CMS Funds Year 2 of Compassionate Touch Project beginning March 1, 2020
Atlanta, GA & Bedford, TX – AGE-u-cate Training Institute (www.AGEucate.com) has completed year one of the Civil Monetary Penalty funded project awarded by the Centers for Medicare and Medicaid Services to help 66 North Carolina Nursing homes to improve care to residents with dementia.
The project is titled “Compassionate Touch: A Practical, Non-Pharmacological Approach to Ease Behavioral Symptoms, thereby Supporting Nursing Homes’ Efforts to Minimize the Use of Antipsychotic Medications for Dementia-related Behaviors.”
Compassionate Touch® is an approach combining skilled touch and specialized communication shown to prevent behavioral expression in people with dementia and reduce job stress in care-partners.
The goal of this project was to equip staff working in 66 North Carolina nursing homes with practical skilled touch techniques to incorporate in daily care routines. Compassionate Touch training was also conducted for North Carolina state surveyors, long-term care ombudsman, and the North Carolina Quality Improvement Organization.
66 North Carolina nursing homes received in-person training across all regions of the state. A total of 197 sessions were completed and 2,090 staff received the Compassionate Touch training.
AGE-u-cate is pleased to report the following data results from this project:
- Reported 28.5% decrease in physical behavior with residents living with dementia, exceeding the expected outcome of 10% reduction.
- Reported 28.2% decrease in verbal behaviors toward others in residents living with dementia, exceeding the expected outcome of 10% reduction.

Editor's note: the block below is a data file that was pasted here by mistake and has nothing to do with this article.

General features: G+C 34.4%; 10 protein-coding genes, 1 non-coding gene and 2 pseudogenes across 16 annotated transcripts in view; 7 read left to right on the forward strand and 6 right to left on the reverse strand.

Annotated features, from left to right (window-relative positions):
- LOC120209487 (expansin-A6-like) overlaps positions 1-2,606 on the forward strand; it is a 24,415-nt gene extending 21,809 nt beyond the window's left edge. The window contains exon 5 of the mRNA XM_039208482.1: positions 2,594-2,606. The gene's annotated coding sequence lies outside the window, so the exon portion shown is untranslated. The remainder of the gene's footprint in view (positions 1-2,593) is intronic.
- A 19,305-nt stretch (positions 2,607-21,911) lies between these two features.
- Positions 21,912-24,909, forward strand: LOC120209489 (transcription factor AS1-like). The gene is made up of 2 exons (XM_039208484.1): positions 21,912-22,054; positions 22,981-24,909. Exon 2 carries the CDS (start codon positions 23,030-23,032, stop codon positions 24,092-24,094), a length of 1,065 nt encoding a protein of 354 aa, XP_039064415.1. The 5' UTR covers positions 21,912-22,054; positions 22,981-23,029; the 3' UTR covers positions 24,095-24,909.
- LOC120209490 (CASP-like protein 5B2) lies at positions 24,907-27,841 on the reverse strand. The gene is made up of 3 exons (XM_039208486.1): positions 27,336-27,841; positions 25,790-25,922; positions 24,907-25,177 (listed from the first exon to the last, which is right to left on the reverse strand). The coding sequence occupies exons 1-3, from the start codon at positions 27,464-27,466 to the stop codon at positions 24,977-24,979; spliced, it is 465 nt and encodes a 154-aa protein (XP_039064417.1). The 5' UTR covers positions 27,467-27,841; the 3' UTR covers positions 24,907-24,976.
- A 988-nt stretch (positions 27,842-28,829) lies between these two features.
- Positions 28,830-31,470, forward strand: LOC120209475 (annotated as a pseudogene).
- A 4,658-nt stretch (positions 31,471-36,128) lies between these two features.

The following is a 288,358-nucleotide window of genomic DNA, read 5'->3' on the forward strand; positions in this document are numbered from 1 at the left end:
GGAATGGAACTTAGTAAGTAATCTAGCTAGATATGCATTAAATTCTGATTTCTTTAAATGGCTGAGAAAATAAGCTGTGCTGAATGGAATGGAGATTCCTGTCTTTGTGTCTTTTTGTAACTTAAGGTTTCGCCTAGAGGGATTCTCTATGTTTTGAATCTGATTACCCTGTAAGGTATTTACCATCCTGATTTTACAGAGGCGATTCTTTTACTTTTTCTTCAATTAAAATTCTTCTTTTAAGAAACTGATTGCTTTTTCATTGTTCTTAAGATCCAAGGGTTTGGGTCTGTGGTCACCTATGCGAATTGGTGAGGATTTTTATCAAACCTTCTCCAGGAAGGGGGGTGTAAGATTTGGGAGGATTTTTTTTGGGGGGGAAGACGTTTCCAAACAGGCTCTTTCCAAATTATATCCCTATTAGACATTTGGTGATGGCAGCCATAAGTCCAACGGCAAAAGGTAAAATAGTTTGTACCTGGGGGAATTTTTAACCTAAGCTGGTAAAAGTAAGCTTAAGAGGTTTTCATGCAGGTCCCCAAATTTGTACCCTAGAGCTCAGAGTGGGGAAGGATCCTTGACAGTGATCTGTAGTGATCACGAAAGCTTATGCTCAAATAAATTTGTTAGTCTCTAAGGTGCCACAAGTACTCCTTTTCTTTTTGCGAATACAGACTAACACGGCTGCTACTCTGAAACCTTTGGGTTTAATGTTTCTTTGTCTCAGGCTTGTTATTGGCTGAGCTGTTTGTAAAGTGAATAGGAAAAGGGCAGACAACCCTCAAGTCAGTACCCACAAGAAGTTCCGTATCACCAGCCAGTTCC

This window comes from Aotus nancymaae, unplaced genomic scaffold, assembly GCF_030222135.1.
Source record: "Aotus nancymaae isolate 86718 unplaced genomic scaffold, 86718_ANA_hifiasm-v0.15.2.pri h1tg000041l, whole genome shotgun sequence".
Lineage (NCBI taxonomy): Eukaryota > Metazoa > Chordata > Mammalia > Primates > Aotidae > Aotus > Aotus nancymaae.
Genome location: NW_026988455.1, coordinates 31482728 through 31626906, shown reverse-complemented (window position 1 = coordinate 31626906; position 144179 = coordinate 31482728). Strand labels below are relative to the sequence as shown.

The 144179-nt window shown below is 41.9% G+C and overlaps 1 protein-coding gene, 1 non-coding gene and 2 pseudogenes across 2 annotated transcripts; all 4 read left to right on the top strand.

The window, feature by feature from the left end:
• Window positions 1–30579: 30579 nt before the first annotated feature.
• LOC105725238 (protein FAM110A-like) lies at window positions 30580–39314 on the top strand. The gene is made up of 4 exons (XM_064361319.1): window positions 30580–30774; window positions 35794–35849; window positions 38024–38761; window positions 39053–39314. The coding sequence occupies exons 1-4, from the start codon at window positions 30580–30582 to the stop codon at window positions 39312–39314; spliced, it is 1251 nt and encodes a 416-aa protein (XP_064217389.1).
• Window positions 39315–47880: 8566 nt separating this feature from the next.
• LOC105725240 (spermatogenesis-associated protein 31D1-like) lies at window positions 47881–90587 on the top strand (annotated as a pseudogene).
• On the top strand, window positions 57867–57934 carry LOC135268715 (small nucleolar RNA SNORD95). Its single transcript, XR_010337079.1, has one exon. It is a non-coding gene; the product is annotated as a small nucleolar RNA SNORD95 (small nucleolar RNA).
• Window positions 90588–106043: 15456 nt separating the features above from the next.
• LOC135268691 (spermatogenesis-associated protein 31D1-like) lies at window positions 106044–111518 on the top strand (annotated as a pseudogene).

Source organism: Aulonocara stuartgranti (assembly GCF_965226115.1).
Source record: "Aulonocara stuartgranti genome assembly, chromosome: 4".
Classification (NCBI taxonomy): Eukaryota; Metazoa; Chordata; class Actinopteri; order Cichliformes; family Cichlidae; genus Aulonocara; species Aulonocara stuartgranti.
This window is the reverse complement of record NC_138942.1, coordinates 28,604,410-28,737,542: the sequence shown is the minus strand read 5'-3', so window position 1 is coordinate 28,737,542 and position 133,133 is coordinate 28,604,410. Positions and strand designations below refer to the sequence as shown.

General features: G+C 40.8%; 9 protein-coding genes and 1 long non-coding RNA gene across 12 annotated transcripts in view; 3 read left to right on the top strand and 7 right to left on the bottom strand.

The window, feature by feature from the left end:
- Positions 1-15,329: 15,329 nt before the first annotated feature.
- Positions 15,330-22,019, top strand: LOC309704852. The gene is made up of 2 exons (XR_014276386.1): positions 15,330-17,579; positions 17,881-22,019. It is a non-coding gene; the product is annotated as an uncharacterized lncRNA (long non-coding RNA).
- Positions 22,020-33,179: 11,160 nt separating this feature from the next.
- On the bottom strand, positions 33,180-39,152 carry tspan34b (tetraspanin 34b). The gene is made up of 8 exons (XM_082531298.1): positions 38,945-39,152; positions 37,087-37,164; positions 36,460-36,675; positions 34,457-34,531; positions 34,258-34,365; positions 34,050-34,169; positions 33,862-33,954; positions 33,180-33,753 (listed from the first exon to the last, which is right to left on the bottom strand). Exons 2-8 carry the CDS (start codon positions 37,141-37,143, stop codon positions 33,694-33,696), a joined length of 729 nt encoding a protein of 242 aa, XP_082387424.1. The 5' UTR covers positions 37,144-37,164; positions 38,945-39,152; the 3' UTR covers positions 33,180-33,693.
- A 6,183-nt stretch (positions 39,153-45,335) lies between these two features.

- Reported 24.2% decrease in the presence of other behavioral symptoms not directed towards others, exceeding the expected outcome of 10% reduction.
- Reported 22.8% decrease in presence and frequency of rejection of care, exceeding the expected outcome of 10% reduction.
- In addition, changes in antipsychotic medication usage reported an 18% reduction.
Feedback from staff included the following comments:
- Resident is less combative when performing CT prior to giving care
- Three psychotropic medications have been discontinued and significantly reduced
- We have a resident that yells out most of the day.We have started using CT with her, and after about 15 minutes she becomes very relaxed and quiet.
- We have a resident who constantly attempts to stand up from her chair and is a high risk for falls.Since CT has started, she has shown a decrease in falls and will sit much longer after CT is performed.
- We are seeing a reduction in behaviors across the facility, not just in our target group.
- One or our coaches was giving a hand rub to the resident and the feedback from the resident was amazing and intimate, as the resident shared a nice smile in appreciation.
“We have been honored to support the long-term care culture change initiatives in North Carolina through this project. The researched benefits of Compassionate Touch to reduce anxiety, loneliness and isolation to name a few, and our findings through this project support the transformational power of human connection, especially for those living with dementia. We look forward to continuing our work in North Carolina,” stated Pam Brandon, AGE-u-cate’s President and Founder.
About AGE-u-cate Training Institute
AGE-u-cate Training Institute develops and delivers innovative, research-based aging and dementia training programs for professional and family caregivers. Training is delivered across the United States and internationally in long term care communities, hospitals, in-home, hospice,community-based organizations and universities.
AGE-u-cate contact: Mary Petersen, Manager of Client Engagement
817.857.1157 x 204, firstname.lastname@example.org
NC Department of Health and Human Services contact: Becky Wertz, Section Chief Division of Health Service Regulation, Nursing Home Licensure and Certification Section 919.855.4580, email@example.com